After a decade of research and more than 540 ocean expeditions, scientists presented the world with the first-ever census of marine life on Monday. The census involved the work of 670 institutions and 2,700 researchers and made direct observation of 120,000 marine species, including some 6,000 newly discovered species.
“We’re like the people in London and Paris 200 years ago, putting together the first dictionaries and encyclopedias,” Jesse H. Ausubel, co-founder of the census project and a professor of environmental studies at the Rockefeller University in New York, said in an interview. “Ten years ago, there was simply no list anywhere of the world’s marine species.”
The project has conclusively overturned a once-common belief that the open ocean and deep seafloor were relatively barren. “There are no ocean deserts,” Mr. Ausubel said. “Everywhere we looked we found life.”
The census also documented the wide travels of some species, which can migrate thousands of miles across the globe, and rise and descend thousands of feet of ocean in a single day. The world’s polar oceans, meanwhile, were found to be important “incubators” for new species.
While there are a lot easier ways to make solar cells, there’s not as many as bizarre as this one: squishing up jelly fish. Out of Chalmers University of Technology in Sweden, researchers have discovered a way to use a protein from a common jellyfish to create a solar cell.
The research looks at how green fluorescent protein in this jelly fish, Aequorea victoria, can coax electrons from sunlight. It turns out, the protein, can self-assemble and produce electrons when it’s placed between two layers of aluminum electrodes and exposed to ultraviolet light.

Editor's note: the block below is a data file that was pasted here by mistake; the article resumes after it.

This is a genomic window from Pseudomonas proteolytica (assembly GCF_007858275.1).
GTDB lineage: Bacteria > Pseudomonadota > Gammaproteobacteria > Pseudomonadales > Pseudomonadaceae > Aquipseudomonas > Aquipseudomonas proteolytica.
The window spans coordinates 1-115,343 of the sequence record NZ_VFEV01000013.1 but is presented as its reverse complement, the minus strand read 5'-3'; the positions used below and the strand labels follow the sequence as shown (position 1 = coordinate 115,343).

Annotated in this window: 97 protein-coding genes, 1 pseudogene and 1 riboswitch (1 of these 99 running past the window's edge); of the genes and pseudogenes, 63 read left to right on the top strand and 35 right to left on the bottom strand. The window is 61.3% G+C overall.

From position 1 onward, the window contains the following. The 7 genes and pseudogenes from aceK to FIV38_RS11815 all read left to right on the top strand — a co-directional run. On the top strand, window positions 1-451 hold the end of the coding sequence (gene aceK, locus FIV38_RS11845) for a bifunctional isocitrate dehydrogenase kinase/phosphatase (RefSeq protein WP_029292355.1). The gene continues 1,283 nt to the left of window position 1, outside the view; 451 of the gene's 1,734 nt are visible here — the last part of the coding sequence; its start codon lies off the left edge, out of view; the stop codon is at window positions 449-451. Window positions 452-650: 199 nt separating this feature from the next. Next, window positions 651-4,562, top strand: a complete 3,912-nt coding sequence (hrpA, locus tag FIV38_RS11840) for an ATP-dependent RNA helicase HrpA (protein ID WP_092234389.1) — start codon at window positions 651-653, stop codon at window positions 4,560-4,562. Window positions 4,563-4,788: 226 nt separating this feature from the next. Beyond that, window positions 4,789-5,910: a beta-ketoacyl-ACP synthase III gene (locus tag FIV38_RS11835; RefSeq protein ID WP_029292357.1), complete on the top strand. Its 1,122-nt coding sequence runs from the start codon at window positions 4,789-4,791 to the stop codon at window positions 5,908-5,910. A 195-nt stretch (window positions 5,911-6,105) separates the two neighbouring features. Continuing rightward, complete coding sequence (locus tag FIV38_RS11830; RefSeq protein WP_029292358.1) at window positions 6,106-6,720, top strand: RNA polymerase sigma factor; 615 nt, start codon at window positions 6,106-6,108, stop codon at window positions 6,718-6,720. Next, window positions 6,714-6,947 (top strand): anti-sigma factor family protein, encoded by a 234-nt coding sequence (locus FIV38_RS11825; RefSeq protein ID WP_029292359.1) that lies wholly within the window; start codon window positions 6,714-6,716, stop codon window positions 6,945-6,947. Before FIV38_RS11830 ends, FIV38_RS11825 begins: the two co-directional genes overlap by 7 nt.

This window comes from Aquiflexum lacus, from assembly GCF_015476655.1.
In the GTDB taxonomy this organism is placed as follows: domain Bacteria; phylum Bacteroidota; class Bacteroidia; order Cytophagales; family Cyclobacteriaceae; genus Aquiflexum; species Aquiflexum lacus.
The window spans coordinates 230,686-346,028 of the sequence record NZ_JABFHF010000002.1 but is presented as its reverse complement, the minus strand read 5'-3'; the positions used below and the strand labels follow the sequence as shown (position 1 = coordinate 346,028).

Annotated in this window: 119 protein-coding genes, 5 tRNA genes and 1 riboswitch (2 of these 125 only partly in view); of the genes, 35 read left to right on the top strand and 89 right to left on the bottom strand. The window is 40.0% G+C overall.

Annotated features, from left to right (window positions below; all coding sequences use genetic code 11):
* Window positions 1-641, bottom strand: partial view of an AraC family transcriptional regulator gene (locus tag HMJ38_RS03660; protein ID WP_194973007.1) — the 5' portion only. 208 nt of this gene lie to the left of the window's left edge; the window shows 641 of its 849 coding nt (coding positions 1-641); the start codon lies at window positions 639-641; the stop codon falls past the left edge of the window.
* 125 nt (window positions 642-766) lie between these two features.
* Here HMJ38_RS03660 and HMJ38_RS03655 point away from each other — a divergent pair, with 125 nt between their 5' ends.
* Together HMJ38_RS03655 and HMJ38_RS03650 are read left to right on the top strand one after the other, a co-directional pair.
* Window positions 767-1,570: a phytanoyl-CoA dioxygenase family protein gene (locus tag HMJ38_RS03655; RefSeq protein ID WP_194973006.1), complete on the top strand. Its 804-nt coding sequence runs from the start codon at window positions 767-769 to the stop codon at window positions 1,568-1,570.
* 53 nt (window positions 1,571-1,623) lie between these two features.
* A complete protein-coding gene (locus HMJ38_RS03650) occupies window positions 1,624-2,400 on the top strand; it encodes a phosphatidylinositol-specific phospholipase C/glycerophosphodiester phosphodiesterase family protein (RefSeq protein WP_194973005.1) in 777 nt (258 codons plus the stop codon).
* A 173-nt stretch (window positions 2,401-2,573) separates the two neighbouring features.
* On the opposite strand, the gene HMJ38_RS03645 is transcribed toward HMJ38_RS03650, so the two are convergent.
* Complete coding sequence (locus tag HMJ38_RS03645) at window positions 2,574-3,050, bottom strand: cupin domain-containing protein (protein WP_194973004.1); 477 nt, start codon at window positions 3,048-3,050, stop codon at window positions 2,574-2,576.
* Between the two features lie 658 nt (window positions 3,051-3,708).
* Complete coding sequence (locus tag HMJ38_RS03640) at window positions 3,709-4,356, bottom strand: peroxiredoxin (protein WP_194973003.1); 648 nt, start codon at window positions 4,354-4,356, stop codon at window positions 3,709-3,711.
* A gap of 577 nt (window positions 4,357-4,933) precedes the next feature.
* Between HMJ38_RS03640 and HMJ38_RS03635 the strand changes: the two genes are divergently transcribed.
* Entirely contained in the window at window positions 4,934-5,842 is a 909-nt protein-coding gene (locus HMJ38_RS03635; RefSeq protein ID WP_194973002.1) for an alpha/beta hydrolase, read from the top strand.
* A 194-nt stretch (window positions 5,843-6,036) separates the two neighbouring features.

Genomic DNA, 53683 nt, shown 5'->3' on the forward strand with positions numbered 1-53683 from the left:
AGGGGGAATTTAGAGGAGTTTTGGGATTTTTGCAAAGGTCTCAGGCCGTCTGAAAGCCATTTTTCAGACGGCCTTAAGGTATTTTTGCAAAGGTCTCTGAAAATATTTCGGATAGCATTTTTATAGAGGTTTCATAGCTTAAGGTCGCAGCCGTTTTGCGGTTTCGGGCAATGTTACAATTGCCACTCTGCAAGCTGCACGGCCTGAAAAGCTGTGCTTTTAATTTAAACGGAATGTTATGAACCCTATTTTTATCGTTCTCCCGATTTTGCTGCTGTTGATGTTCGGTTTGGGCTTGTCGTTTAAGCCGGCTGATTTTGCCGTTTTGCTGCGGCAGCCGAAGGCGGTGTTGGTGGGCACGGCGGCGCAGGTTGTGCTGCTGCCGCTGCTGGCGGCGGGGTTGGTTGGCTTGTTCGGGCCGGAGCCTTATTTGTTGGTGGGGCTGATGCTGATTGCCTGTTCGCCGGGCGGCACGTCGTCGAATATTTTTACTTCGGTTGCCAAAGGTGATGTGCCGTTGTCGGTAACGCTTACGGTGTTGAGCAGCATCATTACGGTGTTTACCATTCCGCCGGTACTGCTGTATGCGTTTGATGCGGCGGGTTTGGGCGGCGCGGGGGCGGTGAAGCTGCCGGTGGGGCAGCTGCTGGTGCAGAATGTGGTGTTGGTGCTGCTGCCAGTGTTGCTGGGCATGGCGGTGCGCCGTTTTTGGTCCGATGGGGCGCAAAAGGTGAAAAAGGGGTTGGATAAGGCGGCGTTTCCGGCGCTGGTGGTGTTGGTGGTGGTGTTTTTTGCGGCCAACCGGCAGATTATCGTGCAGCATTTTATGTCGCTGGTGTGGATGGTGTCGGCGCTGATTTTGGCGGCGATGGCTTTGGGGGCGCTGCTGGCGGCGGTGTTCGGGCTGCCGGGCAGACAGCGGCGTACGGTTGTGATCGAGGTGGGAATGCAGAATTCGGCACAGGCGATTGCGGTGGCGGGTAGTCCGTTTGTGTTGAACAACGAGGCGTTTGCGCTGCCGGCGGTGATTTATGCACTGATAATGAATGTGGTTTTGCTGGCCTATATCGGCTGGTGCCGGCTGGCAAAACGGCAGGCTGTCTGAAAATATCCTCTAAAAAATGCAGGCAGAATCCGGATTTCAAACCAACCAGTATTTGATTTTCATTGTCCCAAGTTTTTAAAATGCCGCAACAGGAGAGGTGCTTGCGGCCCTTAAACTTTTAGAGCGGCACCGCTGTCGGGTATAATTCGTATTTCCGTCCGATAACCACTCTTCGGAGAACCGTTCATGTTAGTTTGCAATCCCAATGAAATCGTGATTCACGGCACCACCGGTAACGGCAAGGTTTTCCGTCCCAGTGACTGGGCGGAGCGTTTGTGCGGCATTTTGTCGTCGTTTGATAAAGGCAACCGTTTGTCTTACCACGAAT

The researcher, Zackary Chiragwandi, told CNN that the device he’s created can produce “tens of nano amperes.” Yes, that’s a tiny amount and won’t make this technology a serious contender for conventional solar cell materials such as more commonly-used silicon and cadmium-telluride. Chiragwandi also said he can substitute jelly fish with fireflies and other organisms.
KOSAKA, Japan “” Two decades after global competition drove the mines in this corner of Japan to extinction, Kosaka is again abuzz with talk of new riches.
The treasures are not copper or coal. They are rare-earth elements and other minerals that are crucial to many Japanese technologies and have so far come almost exclusively from China, the global leader in rare earth mining.
Recent problems with Chinese supplies of rare earths have sent Japanese traders and companies in search of alternative sources, creating opportunities for Kosaka.